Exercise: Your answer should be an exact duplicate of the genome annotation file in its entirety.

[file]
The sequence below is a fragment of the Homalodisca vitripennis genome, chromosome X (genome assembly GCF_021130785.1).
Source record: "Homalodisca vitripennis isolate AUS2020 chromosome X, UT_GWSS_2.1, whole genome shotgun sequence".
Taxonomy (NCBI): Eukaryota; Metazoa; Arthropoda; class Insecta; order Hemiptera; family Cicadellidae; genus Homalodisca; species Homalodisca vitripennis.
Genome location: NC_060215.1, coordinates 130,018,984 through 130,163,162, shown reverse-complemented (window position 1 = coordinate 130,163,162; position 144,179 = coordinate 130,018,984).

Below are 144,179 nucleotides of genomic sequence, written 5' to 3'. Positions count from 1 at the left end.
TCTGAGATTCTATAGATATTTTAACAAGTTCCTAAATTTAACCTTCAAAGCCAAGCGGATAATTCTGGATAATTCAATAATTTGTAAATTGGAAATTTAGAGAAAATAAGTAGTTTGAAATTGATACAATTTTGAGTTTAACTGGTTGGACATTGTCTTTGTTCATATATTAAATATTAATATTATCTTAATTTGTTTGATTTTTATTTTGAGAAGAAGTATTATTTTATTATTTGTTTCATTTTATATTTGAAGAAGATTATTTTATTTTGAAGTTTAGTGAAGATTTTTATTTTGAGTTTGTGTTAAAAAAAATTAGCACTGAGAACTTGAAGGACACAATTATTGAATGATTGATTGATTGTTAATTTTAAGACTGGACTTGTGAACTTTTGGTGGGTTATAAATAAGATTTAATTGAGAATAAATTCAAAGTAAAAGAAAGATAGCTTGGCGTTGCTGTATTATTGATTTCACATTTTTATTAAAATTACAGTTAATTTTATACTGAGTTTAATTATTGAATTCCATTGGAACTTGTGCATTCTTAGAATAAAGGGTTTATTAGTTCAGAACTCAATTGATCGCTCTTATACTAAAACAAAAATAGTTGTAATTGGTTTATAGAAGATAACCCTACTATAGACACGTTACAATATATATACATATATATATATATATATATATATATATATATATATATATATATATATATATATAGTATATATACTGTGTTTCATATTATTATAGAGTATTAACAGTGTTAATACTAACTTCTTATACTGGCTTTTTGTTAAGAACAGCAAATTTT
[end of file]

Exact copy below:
The sequence below is a fragment of the Homalodisca vitripennis genome, chromosome X (genome assembly GCF_021130785.1).
Source record: "Homalodisca vitripennis isolate AUS2020 chromosome X, UT_GWSS_2.1, whole genome shotgun sequence".
Taxonomy (NCBI): Eukaryota; Metazoa; Arthropoda; class Insecta; order Hemiptera; family Cicadellidae; genus Homalodisca; species Homalodisca vitripennis.
Genome location: NC_060215.1, coordinates 130,018,984 through 130,163,162, shown reverse-complemented (window position 1 = coordinate 130,163,162; position 144,179 = coordinate 130,018,984).

Below are 144,179 nucleotides of genomic sequence, written 5' to 3'. Positions count from 1 at the left end.
TCTGAGATTCTATAGATATTTTAACAAGTTCCTAAATTTAACCTTCAAAGCCAAGCGGATAATTCTGGATAATTCAATAATTTGTAAATTGGAAATTTAGAGAAAATAAGTAGTTTGAAATTGATACAATTTTGAGTTTAACTGGTTGGACATTGTCTTTGTTCATATATTAAATATTAATATTATCTTAATTTGTTTGATTTTTATTTTGAGAAGAAGTATTATTTTATTATTTGTTTCATTTTATATTTGAAGAAGATTATTTTATTTTGAAGTTTAGTGAAGATTTTTATTTTGAGTTTGTGTTAAAAAAAATTAGCACTGAGAACTTGAAGGACACAATTATTGAATGATTGATTGATTGTTAATTTTAAGACTGGACTTGTGAACTTTTGGTGGGTTATAAATAAGATTTAATTGAGAATAAATTCAAAGTAAAAGAAAGATAGCTTGGCGTTGCTGTATTATTGATTTCACATTTTTATTAAAATTACAGTTAATTTTATACTGAGTTTAATTATTGAATTCCATTGGAACTTGTGCATTCTTAGAATAAAGGGTTTATTAGTTCAGAACTCAATTGATCGCTCTTATACTAAAACAAAAATAGTTGTAATTGGTTTATAGAAGATAACCCTACTATAGACACGTTACAATATATATACATATATATATATATATATATATATATATATATATATATATATATATATATATATAGTATATATACTGTGTTTCATATTATTATAGAGTATTAACAGTGTTAATACTAACTTCTTATACTGGCTTTTTGTTAAGAACAGCAAATTTT